Yellamundie Festival to feature diversity of First Nations storytelling

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Moogahlin Performing Arts, alongside Sydney Festival and Carriageworks, are set to showcase four works from five Indigenous storytellers and two live-panel discussions as part of Yellamundie Festival.

The brand-new developmental performances will be shown on January 22 and 23, in line with COVID-safe practices, and will include:

  • The Lookout, a playwrighting performance by Dalara Williams
  • Waterholes, a dance performance by Shana O’Brien
  • The First Shot, a composition performance by Troy Russell
  • Gumbirrangarroo Dalanngarroo (Longest Time Right Now), a composition performance by Brad Steadman and Mark Ross.

Yellamundie Festival aims to identify and develop new First Nations storytellers before presenting their stories to stage for the first time. The new works have two weeks of development before their presentation at the Sydney festival.

The success of Yellamundie Festival, now in its fifth incarnation, is exemplified by the 10 featured works which have gone on to full production following their exposure through the festival.

The shows depict everything from mystery, healing and new life, to joy and love, culture and personal growth. What holds as a common theme among all the artists is the commitment to preserve Indigenous culture.

Shana O’Brien, dancer and creator of Waterholes, said the strongest story people have to tell is their own.

“When we make art from our hearts, connecting into the land, with our Ancestors walking beside us, that is the most powerful place to create from,” she said.

Butchulla and Kabi Kabi disciplinary artist and producer, Aiden Rowlingson is presenting Capricorn at the Festival, a story of a young couple at the end of their long-term relationship.

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Rowlingson said while he wants to inspire and change minds through his work, he also wants to grow as a producer and continue the work of his Ancestors.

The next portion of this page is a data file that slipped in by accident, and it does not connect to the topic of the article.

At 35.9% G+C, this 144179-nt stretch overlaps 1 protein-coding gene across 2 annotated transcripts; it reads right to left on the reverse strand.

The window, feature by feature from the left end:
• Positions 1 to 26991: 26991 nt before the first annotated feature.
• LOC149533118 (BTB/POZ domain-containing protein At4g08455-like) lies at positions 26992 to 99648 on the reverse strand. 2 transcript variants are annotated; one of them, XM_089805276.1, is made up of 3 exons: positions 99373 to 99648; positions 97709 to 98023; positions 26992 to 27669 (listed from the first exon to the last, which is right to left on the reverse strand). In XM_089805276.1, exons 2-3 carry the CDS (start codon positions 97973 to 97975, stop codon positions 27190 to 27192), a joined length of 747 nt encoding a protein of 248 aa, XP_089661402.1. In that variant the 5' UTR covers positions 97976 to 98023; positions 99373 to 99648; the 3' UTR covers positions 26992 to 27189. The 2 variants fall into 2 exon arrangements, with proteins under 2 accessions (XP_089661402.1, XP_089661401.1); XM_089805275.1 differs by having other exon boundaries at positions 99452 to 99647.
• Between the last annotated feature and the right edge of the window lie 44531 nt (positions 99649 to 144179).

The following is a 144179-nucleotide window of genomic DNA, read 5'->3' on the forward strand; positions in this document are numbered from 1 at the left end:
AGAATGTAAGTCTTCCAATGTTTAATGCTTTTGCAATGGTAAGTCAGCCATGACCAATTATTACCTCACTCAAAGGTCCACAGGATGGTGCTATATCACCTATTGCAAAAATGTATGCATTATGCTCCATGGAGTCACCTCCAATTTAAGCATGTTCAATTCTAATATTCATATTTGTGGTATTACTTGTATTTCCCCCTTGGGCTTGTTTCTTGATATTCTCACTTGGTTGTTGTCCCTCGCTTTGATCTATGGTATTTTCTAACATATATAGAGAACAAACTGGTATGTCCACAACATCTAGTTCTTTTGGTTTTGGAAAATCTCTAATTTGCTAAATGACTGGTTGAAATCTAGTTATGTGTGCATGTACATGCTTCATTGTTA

“I’ll know when it’s good storytelling when it lifts the voices of my community. If even one person from the community says, ‘Hey that’s like me’, then I will know it’s good,” he said.

Co-Founder of Moogahlin Performing Arts and Yellamundie Festival Director, Murrawarri and Ngemba woman Lily Shearer, echoed the celebration of Indigenous history.

“How do you know where you’re going if you don’t know where you come from?” she asked.

“See that tree, we can sing that tree, dance that tree, paint it! AC (After Cook) we can make a film about that tree, write about that tree, make an installation, or physical circus performance about that tree.”

“To tell an Aboriginal story, you need to know who your people are. You should’ve experienced it.”

Shearer said this year’s festival will be the first to showcase dance and composition as well as playwrighting.

“[It’s] great to be around our people, telling our stories, our way.”

The artists and voices of Yellamundie will also be accessible through the panels scheduled throughout the festival.

On January 23, both a ticketed live ‘Meet the Artists’ panel and a free live-streamed Yawarra* (Dramaturgy) International First Nations panel will be on offer. The Yawarra* Panel features renowned First Peoples theatre practitioners from Australia, Aotearoa (New Zealand) and Turtle Island (Canada).

Shearer said the Yawarra panel will explore aspects of dramatic composition with regard to Indigenous language pieces “in play, text and performance”.

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Yellamundie Festival is supported by Create NSW, Australia Council for the Arts, City of Sydney, and the Office for the Arts. For more information visit: https://www.sydneyfestival.org.au/events/yellamundie-festival.

By Aaron Bloch

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